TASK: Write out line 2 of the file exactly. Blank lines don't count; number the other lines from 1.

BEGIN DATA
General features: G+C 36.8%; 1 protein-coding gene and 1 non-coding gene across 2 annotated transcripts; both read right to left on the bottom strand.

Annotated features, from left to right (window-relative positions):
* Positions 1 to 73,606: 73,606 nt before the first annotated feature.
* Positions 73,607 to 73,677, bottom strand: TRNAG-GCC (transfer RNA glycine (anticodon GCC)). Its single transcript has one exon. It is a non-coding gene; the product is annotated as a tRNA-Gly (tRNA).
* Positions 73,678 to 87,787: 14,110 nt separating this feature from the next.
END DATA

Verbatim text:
Annotated features, from left to right (window-relative positions):